“We have to be careful, though, to make sure this is not
a distraction tactic to discuss something else rather than the problem on the
In response to questions about the Russian proposal, UN
Secretary-General Ban Kimoon said Monday that he may ask the Security Council to
demand Syria move its chemical arms stocks to Syrian sites where they can be
safely stored and destroyed.
Speaking to reporters in New York, Ban said
he may ask the 15-nation body to demand that Syria join the international
anti-chemical weapons convention, a treaty that Damascus has never
US ambassador to the UN Samantha Power broke her careful silence
around the issue of Syria at the UN on Thursday, and spoke to the press about
the goings-on within the meetings between the permanent five members of the
Security Council. Power said that the US’s assessment of the situation led to
“one stark conclusion,” that Assad had attacked civilians with chemical weapons,
but that the Security Council would not be doing anything about it anytime
“We in the United States agree with the view that – at times like
this – the Security Council should live up to its obligations and should act,”
she said. “Unfortunately, for the past two and a half years, the system devised
in 1945 precisely to deal with threats of this nature did not work as it was
supposed to. Instead, the system has protected the prerogatives of Russia, the
patron of a regime that would brazenly stage the world’s largest chemical
weapons attack in a quarter century.”
She went on to blame Russia for
blocking the Security Council from issuing a press statement following the
alleged attack on August 21, and said that because of the rift between the
parties, she saw “no viable path forward in this Security Council.”
asked about the fact that there were no discussions about Syria on the Security
Council’s program of work for September, president of the Security Council Gary
Quinlan of Australia told reporters at a press conference on Wednesday that
“most of us have concluded for that moment that it would not be productive or
useful to have a discussion on this in the Security Council because it would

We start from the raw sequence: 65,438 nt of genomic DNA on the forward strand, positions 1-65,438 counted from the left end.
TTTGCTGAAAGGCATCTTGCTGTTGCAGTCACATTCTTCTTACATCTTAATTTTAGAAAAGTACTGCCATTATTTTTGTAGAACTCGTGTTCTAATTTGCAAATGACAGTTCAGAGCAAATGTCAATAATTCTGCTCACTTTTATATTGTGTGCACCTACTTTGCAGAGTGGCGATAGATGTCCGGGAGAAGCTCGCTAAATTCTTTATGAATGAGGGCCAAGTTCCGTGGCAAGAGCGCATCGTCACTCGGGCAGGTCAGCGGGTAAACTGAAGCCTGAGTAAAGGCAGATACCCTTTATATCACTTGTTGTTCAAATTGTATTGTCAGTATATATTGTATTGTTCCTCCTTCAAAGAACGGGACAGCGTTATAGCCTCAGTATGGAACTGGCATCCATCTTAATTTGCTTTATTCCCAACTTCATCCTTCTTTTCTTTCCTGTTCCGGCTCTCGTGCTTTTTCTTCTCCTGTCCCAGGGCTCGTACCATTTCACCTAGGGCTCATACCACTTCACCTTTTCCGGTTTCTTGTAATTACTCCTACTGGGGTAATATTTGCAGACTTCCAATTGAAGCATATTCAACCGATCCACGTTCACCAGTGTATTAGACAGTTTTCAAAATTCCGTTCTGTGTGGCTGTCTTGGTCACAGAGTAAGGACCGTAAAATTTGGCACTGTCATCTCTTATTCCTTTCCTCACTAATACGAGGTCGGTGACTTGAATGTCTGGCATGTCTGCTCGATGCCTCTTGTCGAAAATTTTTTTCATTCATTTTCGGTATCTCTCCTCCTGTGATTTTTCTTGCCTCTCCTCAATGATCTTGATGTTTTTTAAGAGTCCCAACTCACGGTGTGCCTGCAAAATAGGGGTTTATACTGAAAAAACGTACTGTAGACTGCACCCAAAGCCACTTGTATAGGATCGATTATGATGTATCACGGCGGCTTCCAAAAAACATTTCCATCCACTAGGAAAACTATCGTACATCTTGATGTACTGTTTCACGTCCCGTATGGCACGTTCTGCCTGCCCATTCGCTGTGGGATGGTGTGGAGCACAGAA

lead to nowhere.”
Despite the Security Council’s seeming resignation to
inaction, Syria’s crisis dominated the G20 meeting in St.
told reporters at a short press conference on Monday, “in a way that no other
political development has ever dominated at the G20.”
That main focus, he
said, was on the alleged use of chemical weapons, and on the UN investigative
team’s forthcoming report.
Ban said he had not yet received the report,
nor did he know what it will contain.
But, he said, “should [the use of
chemical weapons] be confirmed, this would be an abominable crime, and we would
have to do something about it.”
To that end, Ban called on the Security
Council to end its “embarrassing paralysis,” and said that he was already
considering various proposals he could present to the Security Council for what
the next step might be.
Ban said that he had “taken note” of the
statements made on Monday both by Lavrov and by Kerry.
“I welcome these
ideas,” he said. “I’m considering urging the Security Council to demand the
immediate transfer of Syria’s chemical weapons and chemical precursor stocks to
places inside Syria where they can be safely stored and
Meanwhile, the humanitarian situation continues to worsen, UN
Undersecretary- General for Humanitarian Affairs Valerie Amos told reporters on
Friday. UNHCR has asked for $4.4 billion for refugee work in and around Syria at
the beginning of 2013, but so far is still lacking $3.3b. in funds.
are continuing to push for additional funding,” she said, via livestream from
Lebanon. “This is the biggest appeal we have made. Our concern is not just about
raising money for Syria, but also about raising money for other crisis in Yemen,
Sudan, South Sudan, Afghanistan.”
In terms of what the UN would do with
its humanitarian personnel currently in Syria – numbered somewhere around 1,000
– if there were a military strike, Amos said, they were “mindful of the possible
impact” that an attack could have, both for UN workers and in terms of how the
flow of refugees might increase.
“We always have contingency plans on the
basis that numbers might go up unexpectedly,” he said.